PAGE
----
Pony Car Perplexing Problems and Puzzles
You see, the breeding is all wrong! While the squishy suspension and vague steering is excellent for the open roads of Route 66, in the old world you have plenty of roundabouts, crossings or even worse, the dreaded tight city corner where the 16-footer has problems. Show thouse to a Challenger and the steering would have a heart attack!
Don’t get me wrong, there’s bound to be an odd fan of the Mustang, the Camaro or the Challenger here or there. But the way i see it, it’s just novelty value. The casino owner, the rich tattoo artist or the business success guru will all share the ‘American dream’, making them price candidates for time in the saddle. It’s much the same thing as a Greenpeace activist buying a Prius for the family, but it’s still a case of form over substance.
But there’s a price to pay. Instead of the affordable Mustang with its rudimentary live rear axle, a British buyer could be looking at something like £35,000 for a decent import. Which kind of defeats the purpose, since ‘Pony car’ describes a an affordable, highly styled car with a performance-oriented image, and that kind of money will get you plenty of BMW style, performance and... orientation.
We’ve just learned yesterday that the next Mustang coming in two years will have independent rear suspension. There’s no turning back now - Ford is making it into a more relevant car for our times. The proportions will be sportier, the engines more economical (potentially turbocharged) and it still needs to be a poser. In a word: much much better and completely modern.
But why would Ford build such a car? For the photographer flashes, for the gazing eyes and for doubling its performance image. There can be no doubt that Toyota did a great job with the GT 86, which is getting the Japanese automaker plenty of attention. Whether or not this will translate into hatchback sales is yet to be seen, but the fact of the matter is the the Toyota Corolla sold 300,800 in three months and the Ford Focus came second with 277,000 units. That’s the price all automakers are after with their coolest cars: the attention.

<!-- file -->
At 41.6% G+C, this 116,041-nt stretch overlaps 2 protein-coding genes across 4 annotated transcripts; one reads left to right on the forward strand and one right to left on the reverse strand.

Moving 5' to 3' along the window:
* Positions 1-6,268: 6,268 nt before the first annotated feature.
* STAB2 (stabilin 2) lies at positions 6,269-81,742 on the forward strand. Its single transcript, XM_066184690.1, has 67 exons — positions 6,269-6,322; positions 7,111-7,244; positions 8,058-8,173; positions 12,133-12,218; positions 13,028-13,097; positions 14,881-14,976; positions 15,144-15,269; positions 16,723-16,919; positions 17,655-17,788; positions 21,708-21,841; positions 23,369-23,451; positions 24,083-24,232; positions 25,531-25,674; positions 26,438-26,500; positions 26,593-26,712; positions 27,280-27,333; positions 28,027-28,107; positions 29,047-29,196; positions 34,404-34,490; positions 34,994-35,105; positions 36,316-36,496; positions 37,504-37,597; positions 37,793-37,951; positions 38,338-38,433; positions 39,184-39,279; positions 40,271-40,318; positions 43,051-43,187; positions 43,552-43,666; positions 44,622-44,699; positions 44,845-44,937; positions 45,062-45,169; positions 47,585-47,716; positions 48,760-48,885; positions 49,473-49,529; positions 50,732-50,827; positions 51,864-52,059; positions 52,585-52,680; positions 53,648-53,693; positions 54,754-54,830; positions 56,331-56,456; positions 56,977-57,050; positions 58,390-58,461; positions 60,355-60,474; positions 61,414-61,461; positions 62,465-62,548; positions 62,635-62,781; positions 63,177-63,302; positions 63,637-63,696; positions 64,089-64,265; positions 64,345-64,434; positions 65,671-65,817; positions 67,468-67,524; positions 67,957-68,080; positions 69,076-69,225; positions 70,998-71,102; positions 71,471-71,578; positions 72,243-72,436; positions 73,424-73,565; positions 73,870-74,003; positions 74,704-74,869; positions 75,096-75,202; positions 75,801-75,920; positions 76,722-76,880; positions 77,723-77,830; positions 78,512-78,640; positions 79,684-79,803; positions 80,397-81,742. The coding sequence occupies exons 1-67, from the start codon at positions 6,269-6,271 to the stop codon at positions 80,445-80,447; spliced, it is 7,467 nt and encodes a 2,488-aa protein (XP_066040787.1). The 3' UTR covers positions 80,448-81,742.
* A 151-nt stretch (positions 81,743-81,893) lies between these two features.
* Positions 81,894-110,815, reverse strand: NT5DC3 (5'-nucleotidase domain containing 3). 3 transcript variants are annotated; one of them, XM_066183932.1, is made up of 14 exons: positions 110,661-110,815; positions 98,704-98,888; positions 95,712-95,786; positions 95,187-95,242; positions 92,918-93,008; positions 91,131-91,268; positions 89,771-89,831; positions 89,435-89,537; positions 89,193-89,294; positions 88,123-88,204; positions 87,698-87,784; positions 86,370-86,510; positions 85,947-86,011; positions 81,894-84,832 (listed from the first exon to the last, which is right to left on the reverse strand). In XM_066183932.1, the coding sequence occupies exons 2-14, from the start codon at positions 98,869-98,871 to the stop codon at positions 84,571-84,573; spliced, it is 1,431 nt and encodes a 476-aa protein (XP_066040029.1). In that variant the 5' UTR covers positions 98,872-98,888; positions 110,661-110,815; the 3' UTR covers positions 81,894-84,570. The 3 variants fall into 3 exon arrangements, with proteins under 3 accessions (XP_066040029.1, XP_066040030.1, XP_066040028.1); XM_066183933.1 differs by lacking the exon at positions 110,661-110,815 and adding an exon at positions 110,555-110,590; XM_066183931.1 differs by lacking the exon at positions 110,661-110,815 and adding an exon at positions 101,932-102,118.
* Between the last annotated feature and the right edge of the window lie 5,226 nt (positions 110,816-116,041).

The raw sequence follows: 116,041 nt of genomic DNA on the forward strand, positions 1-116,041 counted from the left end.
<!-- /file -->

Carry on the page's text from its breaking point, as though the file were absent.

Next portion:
As always, condescendence will be appreciated, so every pony car that wants to make itself into a global audience will first do so in front an smaller audience. I call these the 'motor show auditions', and I say motor show because that’s what they call auto shows in Germany, France or Switzerland.
However, as Boromir would say, one does not simply make a good car and expect it to sell. No, back in 1999 the Japanese at Honda managed to skillfully pull 240 horsepower from a naturally aspirated 2.0-liter four-cylinder engine. The S2000, because that’s what we’re talking about, was a reasonable success story but never to the extent that was expected. One of its less agressive, but more European rivals, the Porsche Boxster survives to this day.
If power means you’ll be spending time at a gas station in Toulouse, Birmingham or Warsaw, than forget it. But think of it the other way around. If you're exercising your bicep muscles to pump gas into a Camaro, people will ask you “is that American” and voila - instant recognition.
Speaking of the Camaro, that too is expected to become lighter and a bit smaller with the next generation. I call it ‘engineering by the decade” - in the 2000s automakers discovered carbon fiber for performance cars, now they discoverer that they can do the same for us regular folk’.
Did I say carbon fiber? I meant aluminum and high-strength steel. I didn’t mean to get your hopes up that high. Whatever the case, these fifth-, sixth- or seventh-generation pony cars can not be expected to change this much. But what we're going to see is the American pony crossbred with the European stallion. And affordable, highly styled cars with a sports-oriented image are, for lack of a better world, awesome.